Thumbs-up for good behaviour

Across The Board
Stabroek News
April 16, 2000

AS WEST INDIES cricket fans applaud the recent on-field successes of their team, they too should take a bow for their exemplary behaviour at matches in the 2000 Cable and Wireless series thus far.

Not a missile has been thrown nor have there been any pitch invasions of the kind that lamentably marred international cricket matches in this region in recent years. In every territory to have hosted a game up until now - Trinidad, Jamaica, Antigua and St. Vincent - Windies supporters have been on their best behaviour.

This does not mean fans have compromised their enjoyment and merriment -just that they have recognised the need to adhere to match rules, regardless of what they think of any umpiring decision or how much they may want to celebrate a milestone by a player.

If fans needed to be tested, well, bowling icon Courtney Walsh, certainly saw to that at Sabina Park when he seized an unprecedented 435th Test wicket in his Jamaican backyard. His compatriots hailed his achievement loudly and exuberantly but, most importantly, properly.

What better assurance could the Caribbean have offered the cricketing world that Windies spectators know how to behave at cricket than thousands of Jamaicans jumping, cheering and, with joyous abandon, sharing in Walsh's record-making feat without trespassing onto the field?

Indeed the statement by Jamaica's Minister of Sports, Portia Simpson-Miller, after Walsh's landmark, summed things up neatly. Speaking during a globally-televised ceremony to mark Walsh's record, she commended Jamaicans for having celebrated with their voices and hands while remaining in the confines of the stands.

Perhaps the decision, in some islands, to attach criminal charges and stiff penalties to pitch intrusions and other lawless acts that disrupt international cricket have hit a sober note with those who were previously inclined to do such. After all, who wants to part with thousands of dollars or spend time in jail because of a flash of stupidity?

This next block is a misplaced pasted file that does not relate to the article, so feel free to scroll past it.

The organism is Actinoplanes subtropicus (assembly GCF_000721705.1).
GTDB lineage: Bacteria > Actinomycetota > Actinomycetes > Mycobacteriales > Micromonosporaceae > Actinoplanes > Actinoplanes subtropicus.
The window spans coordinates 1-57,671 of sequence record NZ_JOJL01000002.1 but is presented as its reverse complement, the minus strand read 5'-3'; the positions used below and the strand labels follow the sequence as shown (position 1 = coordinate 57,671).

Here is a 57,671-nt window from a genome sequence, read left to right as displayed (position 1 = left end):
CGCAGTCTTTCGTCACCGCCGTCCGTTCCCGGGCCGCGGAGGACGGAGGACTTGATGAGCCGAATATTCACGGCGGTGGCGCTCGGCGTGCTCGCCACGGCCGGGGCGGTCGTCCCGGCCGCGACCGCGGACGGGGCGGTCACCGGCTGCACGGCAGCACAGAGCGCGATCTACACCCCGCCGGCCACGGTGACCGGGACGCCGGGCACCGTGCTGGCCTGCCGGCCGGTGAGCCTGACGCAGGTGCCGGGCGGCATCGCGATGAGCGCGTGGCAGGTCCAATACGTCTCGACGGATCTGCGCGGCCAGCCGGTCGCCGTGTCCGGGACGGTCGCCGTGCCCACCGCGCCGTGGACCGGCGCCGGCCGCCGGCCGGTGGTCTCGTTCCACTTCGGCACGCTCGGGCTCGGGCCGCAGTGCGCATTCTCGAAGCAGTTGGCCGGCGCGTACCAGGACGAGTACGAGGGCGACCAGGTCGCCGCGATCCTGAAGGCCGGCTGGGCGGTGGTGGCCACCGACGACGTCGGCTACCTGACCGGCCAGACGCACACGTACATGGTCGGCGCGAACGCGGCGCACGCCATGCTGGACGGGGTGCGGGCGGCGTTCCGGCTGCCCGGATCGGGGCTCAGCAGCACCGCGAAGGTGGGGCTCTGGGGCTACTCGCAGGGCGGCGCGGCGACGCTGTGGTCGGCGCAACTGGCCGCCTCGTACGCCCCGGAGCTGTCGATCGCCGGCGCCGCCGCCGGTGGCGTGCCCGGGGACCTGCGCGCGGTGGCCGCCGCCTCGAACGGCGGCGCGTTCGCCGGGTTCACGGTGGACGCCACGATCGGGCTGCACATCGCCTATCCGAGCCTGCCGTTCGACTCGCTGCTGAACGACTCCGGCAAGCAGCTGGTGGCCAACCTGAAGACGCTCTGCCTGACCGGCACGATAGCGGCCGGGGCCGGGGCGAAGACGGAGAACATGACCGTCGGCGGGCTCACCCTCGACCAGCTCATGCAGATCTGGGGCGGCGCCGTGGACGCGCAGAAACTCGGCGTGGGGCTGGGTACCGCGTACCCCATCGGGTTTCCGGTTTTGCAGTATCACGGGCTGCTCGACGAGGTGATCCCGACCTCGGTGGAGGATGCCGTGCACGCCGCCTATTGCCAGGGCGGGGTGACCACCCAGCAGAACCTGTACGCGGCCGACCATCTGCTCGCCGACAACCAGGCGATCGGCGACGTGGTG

However, it is likely that the threat of a larger and - in the perspective of any die-hard Windies cricket lover - much more bitter penalty has had the desired effect: the threat of grounds being blacklisted from hosting international cricket if unruly crowd behaviour persists.

This serious warning from the sport's governing body, the International Cricket Council (ICC) - sparked by incidents in Barbados, Jamaica and Guyana during Australia's tour here last year - has echoed across these tropical environs. The thought of not been able to watch live cricket sends shudders through many a West Indian for whom trekking to Kensington Oval or Arnos Vale or Bourda or Queen's Park Oval is a hallowed, annual ritual. No-one wants Windies fans to be deprived of revelling in the spectacle of their beloved bat-and-ball tussles but good sense must prevail if this is to be avoided.

So, as we push ugly memories of past misdeeds by cricket fans to the back of our minds, we look forward optimistically to absorbing the rest of this series and future series without the fear that someone will commit some shameful act that not only embarrasses the West Indies but costs us our cricket, lovely cricket.